David: You started writing fairly late in life, publishing you first novella when you were 41 after completing it two years earlier. Yet in one of your essays in Things We Do Not Talk About, you say your identity as a writer means you “must write.” Why did it take so relatively long to discover this part of yourself? Looking back now does something feel like it was missing in the years before you became a writer?

Daniel: I have been writing since I could hold a pencil. My parents made certain that their five children always had access to books even when money was tight…God bless libraries! I was a creative writer throughout my school years—grammar school, high school, and college—where I wrote stories and poems for school newspapers and literary journals. I majored in English literature at Stanford where I read and analyzed the wonderful books and plays I studied. In law school at UCLA, I served as editor-in-chief of the Chicano Law Review and wrote a long piece on immigration raids. As a lawyer, I’ve written for legal newspapers and magazines. In other words, before 1998 (the year I started to write fiction as an adult), I was always writing. So, I don’t think I suddenly discovered that part of myself in middle age: it was already there. I am happy that I became a “creative” writer as an adult, one with a wife, son, and a meaningful day job. I note that I started to publish fiction when I had already lived a big chunk of my life. Thus, I had life experiences that I could draw on which, I hope, has made my writing deeper and more satisfying. Life has been my MFA program.

David: What is your regular writing routine and process like?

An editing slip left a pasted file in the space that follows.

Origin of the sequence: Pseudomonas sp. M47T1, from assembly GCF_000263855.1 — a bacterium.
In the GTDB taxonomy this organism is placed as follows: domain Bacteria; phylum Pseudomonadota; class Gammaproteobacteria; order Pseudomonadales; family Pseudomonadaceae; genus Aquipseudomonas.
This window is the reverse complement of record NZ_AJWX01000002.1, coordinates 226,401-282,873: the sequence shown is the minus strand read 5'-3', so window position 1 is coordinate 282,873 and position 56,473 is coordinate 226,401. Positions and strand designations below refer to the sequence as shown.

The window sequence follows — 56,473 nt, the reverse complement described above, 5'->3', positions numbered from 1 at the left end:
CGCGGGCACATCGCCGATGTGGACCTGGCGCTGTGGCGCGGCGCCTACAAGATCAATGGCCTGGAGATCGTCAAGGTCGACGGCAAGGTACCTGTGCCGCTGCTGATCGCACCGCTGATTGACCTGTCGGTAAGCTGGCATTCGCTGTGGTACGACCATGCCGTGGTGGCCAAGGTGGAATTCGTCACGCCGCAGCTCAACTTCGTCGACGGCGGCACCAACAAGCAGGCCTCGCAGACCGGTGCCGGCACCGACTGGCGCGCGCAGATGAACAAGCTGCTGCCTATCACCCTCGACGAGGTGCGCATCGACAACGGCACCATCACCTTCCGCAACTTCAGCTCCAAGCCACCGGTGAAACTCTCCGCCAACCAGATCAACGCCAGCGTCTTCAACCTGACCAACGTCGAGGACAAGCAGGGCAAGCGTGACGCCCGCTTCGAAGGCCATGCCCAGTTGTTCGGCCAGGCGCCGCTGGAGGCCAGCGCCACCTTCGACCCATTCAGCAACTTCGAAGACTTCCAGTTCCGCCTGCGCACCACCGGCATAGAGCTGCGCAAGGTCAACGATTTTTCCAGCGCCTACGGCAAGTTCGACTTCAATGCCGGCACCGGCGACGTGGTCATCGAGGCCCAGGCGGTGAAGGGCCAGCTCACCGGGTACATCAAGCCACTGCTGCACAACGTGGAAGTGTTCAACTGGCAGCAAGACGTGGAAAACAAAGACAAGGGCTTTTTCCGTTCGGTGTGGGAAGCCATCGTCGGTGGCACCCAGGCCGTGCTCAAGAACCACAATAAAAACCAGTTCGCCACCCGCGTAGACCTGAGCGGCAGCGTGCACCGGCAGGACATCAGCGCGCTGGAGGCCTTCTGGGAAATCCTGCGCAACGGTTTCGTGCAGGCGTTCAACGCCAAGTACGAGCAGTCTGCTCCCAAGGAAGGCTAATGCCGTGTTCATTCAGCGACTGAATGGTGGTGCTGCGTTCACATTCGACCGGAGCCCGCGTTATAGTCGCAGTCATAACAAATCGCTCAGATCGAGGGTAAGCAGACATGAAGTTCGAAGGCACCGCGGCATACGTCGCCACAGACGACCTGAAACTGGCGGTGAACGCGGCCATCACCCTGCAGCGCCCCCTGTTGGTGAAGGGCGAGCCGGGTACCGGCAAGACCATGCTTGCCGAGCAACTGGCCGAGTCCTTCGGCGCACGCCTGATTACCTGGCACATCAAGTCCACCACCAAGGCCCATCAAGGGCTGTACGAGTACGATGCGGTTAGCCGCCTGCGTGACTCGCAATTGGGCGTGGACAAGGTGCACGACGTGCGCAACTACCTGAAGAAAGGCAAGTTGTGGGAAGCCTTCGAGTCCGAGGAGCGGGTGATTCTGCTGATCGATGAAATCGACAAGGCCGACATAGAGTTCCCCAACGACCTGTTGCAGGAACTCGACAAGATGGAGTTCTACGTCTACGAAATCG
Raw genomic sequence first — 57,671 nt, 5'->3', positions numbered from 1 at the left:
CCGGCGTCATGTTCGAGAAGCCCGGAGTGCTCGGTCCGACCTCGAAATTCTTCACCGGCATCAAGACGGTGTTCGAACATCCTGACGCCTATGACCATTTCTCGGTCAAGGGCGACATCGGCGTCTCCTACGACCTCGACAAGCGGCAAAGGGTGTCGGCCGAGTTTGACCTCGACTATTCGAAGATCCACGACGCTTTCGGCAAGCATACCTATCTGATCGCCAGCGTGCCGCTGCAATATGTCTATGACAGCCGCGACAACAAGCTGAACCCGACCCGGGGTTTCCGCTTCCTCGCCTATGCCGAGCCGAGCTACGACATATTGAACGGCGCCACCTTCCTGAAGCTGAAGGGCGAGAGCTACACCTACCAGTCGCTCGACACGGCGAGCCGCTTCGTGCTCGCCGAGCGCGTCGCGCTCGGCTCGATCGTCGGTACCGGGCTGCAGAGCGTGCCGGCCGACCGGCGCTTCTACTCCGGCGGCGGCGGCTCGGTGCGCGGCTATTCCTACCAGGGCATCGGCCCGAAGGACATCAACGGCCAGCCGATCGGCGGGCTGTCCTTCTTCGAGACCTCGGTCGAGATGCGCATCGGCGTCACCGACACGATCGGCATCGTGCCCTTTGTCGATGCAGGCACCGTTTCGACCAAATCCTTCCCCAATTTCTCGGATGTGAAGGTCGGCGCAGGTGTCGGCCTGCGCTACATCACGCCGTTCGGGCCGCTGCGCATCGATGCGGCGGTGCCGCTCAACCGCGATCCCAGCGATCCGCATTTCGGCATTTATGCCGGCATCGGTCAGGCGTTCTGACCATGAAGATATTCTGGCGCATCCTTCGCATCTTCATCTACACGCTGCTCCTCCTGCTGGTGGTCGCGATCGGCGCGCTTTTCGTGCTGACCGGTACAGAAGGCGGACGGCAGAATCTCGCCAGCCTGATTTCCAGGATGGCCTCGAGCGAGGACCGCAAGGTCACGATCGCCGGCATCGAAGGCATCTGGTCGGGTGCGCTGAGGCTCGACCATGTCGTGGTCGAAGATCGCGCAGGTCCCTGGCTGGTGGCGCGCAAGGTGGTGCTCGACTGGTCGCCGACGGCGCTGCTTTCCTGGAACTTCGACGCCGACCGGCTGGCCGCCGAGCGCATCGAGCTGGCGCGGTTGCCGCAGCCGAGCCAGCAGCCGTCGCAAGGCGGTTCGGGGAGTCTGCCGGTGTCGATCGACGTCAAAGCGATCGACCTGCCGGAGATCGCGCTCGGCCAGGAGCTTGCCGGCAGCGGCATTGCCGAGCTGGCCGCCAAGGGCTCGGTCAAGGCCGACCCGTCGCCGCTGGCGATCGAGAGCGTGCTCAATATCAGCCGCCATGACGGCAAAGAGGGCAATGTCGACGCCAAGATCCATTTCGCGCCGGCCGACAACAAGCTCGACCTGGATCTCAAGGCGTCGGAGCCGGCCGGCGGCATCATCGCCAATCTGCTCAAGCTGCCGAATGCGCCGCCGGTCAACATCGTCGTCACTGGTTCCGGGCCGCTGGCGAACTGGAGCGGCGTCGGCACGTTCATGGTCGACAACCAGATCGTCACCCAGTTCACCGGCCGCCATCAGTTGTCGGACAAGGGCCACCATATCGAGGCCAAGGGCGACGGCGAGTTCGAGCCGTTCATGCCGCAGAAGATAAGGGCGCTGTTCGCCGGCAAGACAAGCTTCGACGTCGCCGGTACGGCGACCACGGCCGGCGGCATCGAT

Daniel: Because I am a supervising attorney with the California Department of Justice, I write whenever I have time which is usually on the weekends, vacation days, and sometimes in the evening. I am a fast writer, one who loves the editing process. I am a compulsive writer. I do not have time for “writer’s block.” Writing is fun.

David: Which writer have you been most excited to interview and why?

Daniel: I am excited to interview writers at any stage of their careers. But I do have some favorite “veterans” whose work I’ve been reading for years and who inspired me to become a writer. In terms of those veteran writers, I have been honored to interview Sandra Cisneros, Rudolfo Anaya, Luis Alberto Urrea, Rigoberto González, Helena María Viramontes, Luis J. Rodriguez, Juan Felipe Herrera, and Michael Nava, to name a few.

David: Who are some young poets and authors who are shaping the world of Latino/a writing today?

Daniel: Oh, there are so many! A few of the many wonderful authors your readers may want to explore are Melinda Palacio, Verónica Reyes, Eduardo C. Corral, Ashley Hope Pérez, and Luivette Resto. Again, these are just a few names. There are so many talented Latino and Latina writers who are publishing powerful, important, and entertaining works of literature.

David: What will your next book or big writing project be?

Daniel: I just co-edited a poetry anthology, The Coiled Serpent: Poets Arising from the Cultural Quakes and Shifts of Los Angeles (Tía Chucha Press), with Neelanjana Banerjee and Ruben Rodriguez, which will come out in time for the annual AWP conference to be held this spring in Los Angeles. I also have a story that is featured in the forthcoming LA Fiction Anthology: Southland Stories by Southland Writers (Red Hen Press) edited by Kate Gale and John Brantingham; it includes stories by some of my favorite writers such as T C Boyle. I have a new collection of short stories and my first book of poems making the rounds. I’d like to turn back to a screenplay I wrote a few years ago. And I will keep on covering writers for La Bloga, Los Angeles Review of Books, Huffington Post, the El Paso Times, and many other publications. In the end, I just want to keep writing and I hope my readers will be happy with that!

David: Thank you, Daniel!

Daniel’s collection Things We Do Not Talk About: Exploring Latino/a Literature Through Essays and Interviews and his novel The Book of Want are both available now at GPL.